Iota Pi Chapter members Haley Noe, left, Jordan McLemore and Holly Noe accept Alpha Pi Omega’s Professional Chapter of the Year award from board member Cho Werito during the sorority’s recent national convention in Nashville, Tennessee. Haley and Holly are Cherokee Nation citizens and McLemore is a United Keetoowah Band citizen. COURTESY
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Earn credits at NSU by taking Cherokee Humanities

BY STAFF REPORTS
07/20/2018 12:00 PM
PARK HILL – The Cherokee Heritage Center is accepting applications for the fall semester Cherokee Humanities Course. The deadline to receive applications is Aug. 13 and classes begin Aug. 20.

Students may take the course in the fall and spring semesters for a total of six college credit hours in Cherokee studies at Northeastern State University.

Through a grant from the Inasmuch Foundation, the CHC is providing tuition, books, child care and a mileage stipend at no cost to qualified students. Priority is given to nontraditional Cherokee students not enrolled in a university and those considering returning to college.

The course is designed to develop critical, reflective and creative skills that empower students to develop a better understanding and appreciation of their tribal culture.

The late Dr. Howard Meredith, a former professor and head of the American Indian Studies program at the University of Science and Arts Cherokee Humanities Course, established the course that replicates the original Clemente course offered in New York City by academic scholar Dr. Earl Shorris in 1995.

Cherokee Nation secures future for Oaks property

BY KELLY BOSTIAN
Tulsa World
07/20/2018 08:30 AM
OAKS – The future of a historic parcel of land appears secure as the Cherokee Nation closed on the purchase of the Delaware County property, where clearing had already begun for construction of a chicken farm.

The effort not only saved the property from development but helped galvanize a community that is concerned about poultry operation expansion in the area.

The 60.81-acre parcel, adjacent to the Oaks Indian Mission at Oaks, was purchased to help preserve and protect the area, which also abuts a historic cemetery known as God’s Acre.

The CN closed on the purchase July 2. The tribe said there are no immediate plans for what will be done on the property.

“The tribe believes in protecting sites that are historically significant as well as preserving it for the betterment of our tribal citizens and environment,” Principal Chief Bill John Baker said. “The Cherokee Nation is also stronger for the future when we add land within the jurisdiction of the tribe to our land base.”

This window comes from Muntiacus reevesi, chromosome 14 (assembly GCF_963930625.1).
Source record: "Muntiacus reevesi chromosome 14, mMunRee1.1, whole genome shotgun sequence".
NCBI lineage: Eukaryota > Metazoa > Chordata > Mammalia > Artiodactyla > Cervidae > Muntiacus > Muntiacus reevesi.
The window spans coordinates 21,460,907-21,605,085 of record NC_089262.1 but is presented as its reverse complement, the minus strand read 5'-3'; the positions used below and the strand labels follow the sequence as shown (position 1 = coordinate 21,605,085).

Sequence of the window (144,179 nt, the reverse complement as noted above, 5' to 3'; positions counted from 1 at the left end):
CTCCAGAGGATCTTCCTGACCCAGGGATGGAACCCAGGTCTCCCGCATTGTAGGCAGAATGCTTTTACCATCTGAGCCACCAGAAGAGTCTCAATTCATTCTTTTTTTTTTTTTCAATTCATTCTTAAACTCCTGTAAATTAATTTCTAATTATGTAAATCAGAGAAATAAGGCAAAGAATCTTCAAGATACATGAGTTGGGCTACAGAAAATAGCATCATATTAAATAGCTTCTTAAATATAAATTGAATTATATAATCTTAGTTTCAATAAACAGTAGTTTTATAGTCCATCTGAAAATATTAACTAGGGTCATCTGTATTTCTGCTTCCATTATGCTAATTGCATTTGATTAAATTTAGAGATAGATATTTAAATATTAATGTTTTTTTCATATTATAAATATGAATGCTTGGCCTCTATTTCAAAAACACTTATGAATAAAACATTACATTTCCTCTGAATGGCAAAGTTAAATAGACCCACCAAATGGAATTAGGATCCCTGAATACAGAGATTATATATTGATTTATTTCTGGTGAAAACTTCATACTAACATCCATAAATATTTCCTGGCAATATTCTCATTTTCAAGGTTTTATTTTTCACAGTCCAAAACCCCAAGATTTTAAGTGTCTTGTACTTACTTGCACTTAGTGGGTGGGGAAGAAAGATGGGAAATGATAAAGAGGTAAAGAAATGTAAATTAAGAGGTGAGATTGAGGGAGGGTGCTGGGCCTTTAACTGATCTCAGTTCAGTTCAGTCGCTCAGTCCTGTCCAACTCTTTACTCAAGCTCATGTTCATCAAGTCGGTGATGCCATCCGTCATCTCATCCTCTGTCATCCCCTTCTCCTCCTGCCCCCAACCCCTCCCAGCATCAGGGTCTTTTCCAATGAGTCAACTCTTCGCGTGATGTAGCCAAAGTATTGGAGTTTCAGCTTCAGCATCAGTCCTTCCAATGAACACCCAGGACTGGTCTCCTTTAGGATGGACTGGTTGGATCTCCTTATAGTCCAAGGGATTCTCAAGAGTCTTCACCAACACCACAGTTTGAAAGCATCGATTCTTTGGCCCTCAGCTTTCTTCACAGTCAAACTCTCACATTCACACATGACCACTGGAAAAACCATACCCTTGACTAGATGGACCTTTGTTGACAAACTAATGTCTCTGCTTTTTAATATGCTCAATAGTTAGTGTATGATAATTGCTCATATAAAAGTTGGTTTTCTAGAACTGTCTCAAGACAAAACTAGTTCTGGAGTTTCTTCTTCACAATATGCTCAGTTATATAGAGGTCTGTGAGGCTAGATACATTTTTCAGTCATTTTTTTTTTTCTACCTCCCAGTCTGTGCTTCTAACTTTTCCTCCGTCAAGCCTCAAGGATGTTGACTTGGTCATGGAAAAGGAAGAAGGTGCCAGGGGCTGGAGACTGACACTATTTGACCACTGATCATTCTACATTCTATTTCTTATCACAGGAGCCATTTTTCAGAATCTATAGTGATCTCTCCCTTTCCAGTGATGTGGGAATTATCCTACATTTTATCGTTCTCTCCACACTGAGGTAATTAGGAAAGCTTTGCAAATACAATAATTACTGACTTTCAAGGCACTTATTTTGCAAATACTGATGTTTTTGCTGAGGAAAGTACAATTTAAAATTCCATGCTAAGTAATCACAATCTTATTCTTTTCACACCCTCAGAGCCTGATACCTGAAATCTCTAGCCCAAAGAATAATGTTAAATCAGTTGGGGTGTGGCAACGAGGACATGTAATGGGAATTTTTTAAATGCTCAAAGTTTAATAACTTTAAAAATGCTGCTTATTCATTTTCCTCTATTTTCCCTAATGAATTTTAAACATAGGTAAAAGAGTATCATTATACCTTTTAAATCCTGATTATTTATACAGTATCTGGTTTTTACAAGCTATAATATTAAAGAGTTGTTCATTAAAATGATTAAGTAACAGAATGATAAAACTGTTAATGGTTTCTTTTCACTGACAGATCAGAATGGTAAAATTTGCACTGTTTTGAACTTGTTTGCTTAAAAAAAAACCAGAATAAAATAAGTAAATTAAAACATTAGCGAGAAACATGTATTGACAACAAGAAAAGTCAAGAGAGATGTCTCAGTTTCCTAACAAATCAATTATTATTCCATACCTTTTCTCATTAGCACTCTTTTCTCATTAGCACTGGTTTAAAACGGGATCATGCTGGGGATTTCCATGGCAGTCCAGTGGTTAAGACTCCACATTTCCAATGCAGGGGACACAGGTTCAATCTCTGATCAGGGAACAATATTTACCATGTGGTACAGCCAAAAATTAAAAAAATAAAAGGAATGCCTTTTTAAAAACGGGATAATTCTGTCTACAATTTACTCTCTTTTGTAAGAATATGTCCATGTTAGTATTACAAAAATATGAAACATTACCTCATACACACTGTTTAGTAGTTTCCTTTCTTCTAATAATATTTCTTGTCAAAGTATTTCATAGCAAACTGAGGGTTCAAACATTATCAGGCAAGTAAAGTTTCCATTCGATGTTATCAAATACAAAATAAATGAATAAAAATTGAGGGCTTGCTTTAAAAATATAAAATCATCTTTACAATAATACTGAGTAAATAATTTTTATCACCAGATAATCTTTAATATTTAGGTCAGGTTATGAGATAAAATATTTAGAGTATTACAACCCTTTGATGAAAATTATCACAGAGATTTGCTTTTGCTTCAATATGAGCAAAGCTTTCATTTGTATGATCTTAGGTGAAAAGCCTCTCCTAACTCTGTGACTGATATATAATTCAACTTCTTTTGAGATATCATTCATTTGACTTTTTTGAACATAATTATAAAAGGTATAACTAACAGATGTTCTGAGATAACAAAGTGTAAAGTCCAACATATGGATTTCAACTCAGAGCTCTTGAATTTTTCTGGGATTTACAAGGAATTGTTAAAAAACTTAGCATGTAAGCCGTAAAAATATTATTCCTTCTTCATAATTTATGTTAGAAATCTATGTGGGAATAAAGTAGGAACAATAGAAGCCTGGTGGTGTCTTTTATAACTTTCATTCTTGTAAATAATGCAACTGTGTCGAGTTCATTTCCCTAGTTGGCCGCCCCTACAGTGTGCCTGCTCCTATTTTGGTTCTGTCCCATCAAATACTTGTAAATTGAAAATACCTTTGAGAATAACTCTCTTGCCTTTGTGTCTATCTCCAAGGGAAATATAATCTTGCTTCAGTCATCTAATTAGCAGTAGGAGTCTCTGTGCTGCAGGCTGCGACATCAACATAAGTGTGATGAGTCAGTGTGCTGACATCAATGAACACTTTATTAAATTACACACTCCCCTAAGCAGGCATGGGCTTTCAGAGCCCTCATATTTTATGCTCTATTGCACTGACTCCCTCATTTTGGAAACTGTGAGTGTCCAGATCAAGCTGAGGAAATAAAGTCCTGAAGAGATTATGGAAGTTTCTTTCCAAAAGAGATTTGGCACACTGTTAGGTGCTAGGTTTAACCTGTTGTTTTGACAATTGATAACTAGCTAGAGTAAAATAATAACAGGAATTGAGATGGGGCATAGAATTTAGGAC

Susan Humphrey, president of the Oaks Indian Mission board, and Russ Hays, an employee and alumnus of the Oaks Indian Mission, pass the original spring house foundation on the mission’s property in Oaks. Plans for a larger chicken farm near the historic site were canceled after locals objected. MIKE SIMONS/TULSA WORLD Russ Hays, an employee and alumnus of the Oaks Indian Mission, leans on the original spring house foundation on the mission’s property in Oaks. Plans for a nearby chicken house were canceled after locals objected. MIKE SIMONS/TULSA WORLD
Susan Humphrey, president of the Oaks Indian Mission board, and Russ Hays, an employee and alumnus of the Oaks Indian Mission, pass the original spring house foundation on the mission’s property in Oaks. Plans for a larger chicken farm near the historic site were canceled after locals objected. MIKE SIMONS/TULSA WORLD
https://www.facebook.com/CASA-of-Cherokee-Country-184365501631027/

Oklahoma Medicaid approved for drug pricing experiment

BY ASSOCIATED PRESS
07/19/2018 04:00 PM
OKLAHOMA CITY (AP) – The federal Centers for Medicare and Medicaid Services has approved Oklahoma’s Medicaid program for a first-in-the-nation drug pricing experiment that supporters say could save taxpayer dollars and provide patients with the most effective medications for their ailments.

Under the “value-based purchasing” program approved in late June, the state and a pharmaceutical company would agree to a set payment if its medication works as advertised, but only a fraction of that if the drug is not as effective as promised.

“When a company signs an agreement, we hope that they’re going to agree to only have us pay for the therapy that works .... and if it doesn’t work we should get a rebate on it,” said Nancy Nesser, pharmacy director for the Oklahoma Health Care Authority, which administers the Medicaid program in the state.

“One thing we’ve learned is that some companies don’t really stand behind their drugs, and it’s kind of scary,” Nesser said. “We’re paying a premium for them and they’re not willing to say that they will work.”

The companies are not required to take part, but Nesser said several, which she declined to identify, have shown interest and discussions are underway with three. She said she hopes the program can begin by Aug. 1.

Cherokee National Treasures host art show

BY ROGER GRAHAM
Multimedia Producer – @cp_rgraham
07/19/2018 12:00 PM
TAHLEQUAH – The Cherokee National Treasures hosted their first Children’s and Student Art Show on July 7 in the Tsa-La-Gi Community Ballroom featuring artwork made by youth and adult students who were mentored and trained by Cherokee National Treasures.